Restoring the Lost Art of Listening


As you listen to others, ask yourself these questions: What’s it like to be this person? What do I like about them? What strengths are they expressing right now?


My wife wandered into a clothing store and was greeted by a friendly salesperson who asked, “Can I help you?” “Not right now,” she replied. “I’m just browsing for a sundress for our cruise.” 

“Just so you know”, the salesperson continued. “Shorts and tops are 30 percent off this weekend.” 

Pardon? The salesperson seemed to have missed the key words “sundress” and “cruise.” We wandered around for a while, then left empty handed.

The salesperson’s response had nothing to do with what my wife said. This is not unique to retail. This scenario is played out in multiple selling situations every day. In my work as a sales coach, I’ve listened to hundreds of conversations, and most often even the most sincere salespeople are horrified at how poorly they listen. 

Even though most businesspeople admit that listening is a lost art, courses on listening have never done well and that’s a shame.

Poor listening habits include the following:

• Listening for information only, missing the all-important messages embedded in our speech.
• Listening to “agree/disagree” or for what we think is “right” or “wrong.”
• Distracted listening—thinking of ourselves and what we will say next.
• Adding our own “spin” to what others say as we are “listening” to them.
• Screening out most of what is said using our own internal filters, such as our values, prejudices, personality, and core beliefs.
• Active listening—mindlessly nodding, smiling, and repeating the last words spoken by others.
• Labelling others as we listen to them.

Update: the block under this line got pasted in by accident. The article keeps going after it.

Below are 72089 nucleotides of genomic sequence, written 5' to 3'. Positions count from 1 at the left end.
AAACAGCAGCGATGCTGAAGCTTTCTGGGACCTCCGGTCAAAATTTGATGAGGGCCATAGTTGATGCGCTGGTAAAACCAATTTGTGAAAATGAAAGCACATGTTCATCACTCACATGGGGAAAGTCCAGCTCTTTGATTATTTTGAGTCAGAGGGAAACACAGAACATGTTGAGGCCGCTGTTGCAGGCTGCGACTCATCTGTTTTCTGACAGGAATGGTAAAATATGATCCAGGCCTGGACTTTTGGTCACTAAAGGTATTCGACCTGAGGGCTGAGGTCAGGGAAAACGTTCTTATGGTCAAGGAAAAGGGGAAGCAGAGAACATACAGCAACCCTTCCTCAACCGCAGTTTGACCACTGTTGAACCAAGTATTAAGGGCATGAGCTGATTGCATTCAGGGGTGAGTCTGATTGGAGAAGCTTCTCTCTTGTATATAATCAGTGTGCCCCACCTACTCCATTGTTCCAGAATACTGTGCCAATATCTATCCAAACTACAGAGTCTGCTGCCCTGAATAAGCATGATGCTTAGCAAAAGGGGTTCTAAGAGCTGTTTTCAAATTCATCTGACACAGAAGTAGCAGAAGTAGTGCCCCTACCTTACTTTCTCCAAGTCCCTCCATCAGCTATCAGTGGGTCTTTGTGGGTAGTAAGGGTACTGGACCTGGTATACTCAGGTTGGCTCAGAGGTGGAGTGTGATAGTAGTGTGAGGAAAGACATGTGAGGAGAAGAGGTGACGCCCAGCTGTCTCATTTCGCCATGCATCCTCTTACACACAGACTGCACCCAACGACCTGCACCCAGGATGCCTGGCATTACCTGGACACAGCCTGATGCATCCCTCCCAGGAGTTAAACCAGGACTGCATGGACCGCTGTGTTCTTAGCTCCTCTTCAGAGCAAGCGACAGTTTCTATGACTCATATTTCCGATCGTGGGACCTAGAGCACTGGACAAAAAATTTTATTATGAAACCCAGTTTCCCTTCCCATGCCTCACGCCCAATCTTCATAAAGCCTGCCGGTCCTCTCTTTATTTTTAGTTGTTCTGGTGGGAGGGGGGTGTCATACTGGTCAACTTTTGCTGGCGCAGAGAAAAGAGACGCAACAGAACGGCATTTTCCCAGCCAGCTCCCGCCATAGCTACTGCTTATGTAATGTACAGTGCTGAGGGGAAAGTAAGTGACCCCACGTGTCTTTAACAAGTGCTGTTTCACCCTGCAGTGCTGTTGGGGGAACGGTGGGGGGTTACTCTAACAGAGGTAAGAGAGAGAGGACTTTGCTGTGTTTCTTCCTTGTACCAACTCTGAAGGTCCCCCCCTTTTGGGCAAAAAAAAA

Like all competencies, effective listening can be learned through focused practice. One such skill is the art of picturing what others are saying by turning words and phrases into pictures. We can review these pictures and repeat back the essence of what the other person said. 

This is not parroting, or saying “What you are really saying is …” (highly offensive). Instead, we clearly illustrate to the other person what we heard with no judgments, interpretations, or changes in meaning. 

As a well-known saying goes, “People don’t care how much you know until they know how much you care.” Most of us long to be understood by others and are often disappointed when they don’t seem to “get” us. 

As you listen to others, ask yourself these questions: What’s it like to be this person? What do I like about them? What strengths are they expressing right now? This keeps you from becoming distracted with your own thoughts. 

Of course, texting, watching your phone, or breaking eye-contact is an obvious clue that you are not paying attention. 

Ensure that your response to others has an obvious connection to what they’ve said. In our salesperson example above, she had plenty of opportunity to respond to my wife on either her “I’m looking for a sundress” or the keyword “cruise.” By seeming to ignore both, she failed to connect with her potential customer. 

Look for similar opportunities in your listening. Respond to both the content and “flavour” of what you hear.

Dale Carnegie was famous for his simple principles, but simple is not necessarily easy. He tells us:
• Become genuinely interested in other people.
• When listening to others, stop thinking about yourself.
• Talk in terms of the other person’s interest. 
• Make eye contact without staring.
• Encourage others to talk about themselves.

These principles have stood the test of time and are worth revisiting on behalf of becoming an effective listener.

Dave Mather is a Performance Improvement Specialist at Dale Carnegie Business Group in Toronto. 

His columns can be read at ept.ms/dave-mather

Find Dave on LinkedIn.



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